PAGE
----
The importance of knowing your knots

Whether you are new to tree climbing or an experienced climbing arborist knowing how to tie and use a selection of knots is an essential skill, and one that could save your life.

With so many knot tying videos, books and demos available, it is a skill that is easy to access simple training on, and one that you can continually improve on.

Whilst there are some amazing knot gurus out there, unfortunately there are also a fair few climbers we see on refresher training where their basic knot tying skills seem to have faded, with unsafe knots being used, and with them often needing to rely on others to tie their systems for them.

Although spending your evenings mucking around with rope and knots may not be everyone’s cup of tea, there is a need and requirement as an arborist or tree surgeon to keep basic skills up to date. The Industry Code of Practice for Arboriculture Tree Work at Height (second edition) states, “that a proficient operator, eg climbing arborist, is a skilled, knowledgeable and experienced operator, able to perform specific tasks who can (amongst other things) correctly configure equipment and work safely on their own initiative”.

The Arb Association Technical Guide TG1 section Knots and Splices 14.11.2 states “where knots are used the climber must ensure they are tied, dressed and set correctly”.

As well as being essential for keeping you in the tree having a range of knots available to you can give you many more options when accessing and moving around the tree.

Some of the key knots for arborists are likely to be –

Bowline

Commonly used as a terminal loop for life support connections. If a standard bowline is used it should always incorporate a stopper knot to prevent slippage during loading / unloading cycles as experienced during ascent. Open loop knots like this have a potential to result in karabiner rotation so should always be used with rubber grommets / bands to prevent this.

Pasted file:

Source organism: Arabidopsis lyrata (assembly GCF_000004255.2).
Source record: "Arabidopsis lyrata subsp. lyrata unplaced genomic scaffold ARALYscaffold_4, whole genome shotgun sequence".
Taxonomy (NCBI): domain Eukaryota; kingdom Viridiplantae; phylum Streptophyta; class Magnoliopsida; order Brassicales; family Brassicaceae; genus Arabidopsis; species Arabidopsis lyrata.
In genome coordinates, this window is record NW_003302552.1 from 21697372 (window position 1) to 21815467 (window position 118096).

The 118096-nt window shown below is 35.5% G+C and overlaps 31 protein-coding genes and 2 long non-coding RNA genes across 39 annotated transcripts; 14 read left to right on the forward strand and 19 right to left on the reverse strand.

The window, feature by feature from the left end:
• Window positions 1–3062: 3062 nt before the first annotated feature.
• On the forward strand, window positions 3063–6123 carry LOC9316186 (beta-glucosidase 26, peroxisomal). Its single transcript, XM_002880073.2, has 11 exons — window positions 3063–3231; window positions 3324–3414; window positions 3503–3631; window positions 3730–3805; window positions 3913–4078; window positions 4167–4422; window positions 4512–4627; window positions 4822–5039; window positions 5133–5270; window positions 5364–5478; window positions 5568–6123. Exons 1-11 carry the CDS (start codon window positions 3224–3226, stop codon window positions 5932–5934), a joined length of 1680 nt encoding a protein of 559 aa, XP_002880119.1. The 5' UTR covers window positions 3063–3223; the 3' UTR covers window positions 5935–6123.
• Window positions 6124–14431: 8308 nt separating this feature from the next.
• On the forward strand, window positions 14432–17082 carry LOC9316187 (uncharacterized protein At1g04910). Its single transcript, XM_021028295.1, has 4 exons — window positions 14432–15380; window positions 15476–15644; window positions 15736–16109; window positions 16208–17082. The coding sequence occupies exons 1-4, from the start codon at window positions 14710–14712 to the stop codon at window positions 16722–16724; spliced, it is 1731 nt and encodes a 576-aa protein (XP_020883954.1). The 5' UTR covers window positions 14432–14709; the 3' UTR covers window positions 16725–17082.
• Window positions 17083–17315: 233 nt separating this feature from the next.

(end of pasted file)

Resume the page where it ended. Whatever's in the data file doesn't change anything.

Distel

Often used for self tending systems. Individual wraps can be added to increase friction where required.

Prussic

A basic system, however still in common usage in the arb world. As with open looped knots, rubber grommets / bands should be used to prevent karabiner rotation.

Fisherman’s Stopper Knot

A good, solid reliable stopper knot that won’t come undone during use. If being used on rope ends during large tree climbs a useful tip is to tie this a metre or two up the tail allowing a spare end to be foot-locked up if rope length has been underestimated.

Fisherman’s Terminal Loop

A constrictor knot which tightens up on the karabiner helping to prevent karabiner rotation. Often used instead of a bowline being used with a prussic system. One of the knots we most often see miss-tied, if the standing end needs to be pulled to constrict the knot on the karabiner it has been tied correctly, if the tail is pulled to constrict the knot on the karabiner it is tied incorrectly and could result in the tail pulling through, which could result in a fall from height. Short tails should be avoided. Tails should be around 5 times the diameter of the cord/rope being used to prevent it creeping through the knot.

Alpine Butterfly

A useful midline knot that has many uses in SRT and rescue. Can be used to isolate a damaged section of rope. Easily untied when loaded hard.

Bowline on the bight

Has uses for 3 person belay rescues and pole top rescues. Another useful midline loop that can be untied easily when loaded hard.

Blake’s Hitch

An important knot to know to tie an emergency friction hitch should a prussic be dropped or a mechanical device develop a fault whilst in the tree. Commonly used as part of the 3 knot system, also used with split tails.

Below are some of our instructional knot videos which we’ll be adding to over the coming months.

Bowline

Fisherman’s Stopper Knot

Fisherman’s Terminal Loop

Prussic

Reference –

Arb Association Technical Guide 1 – Tree Climbing and Aerial Rescue

Arb Association Industry Code of Practice for Arboriculture Tree Work at Height

Visit our Instagram page to view further instructional knot videos – https://www.instagram.com/hilinetraining/

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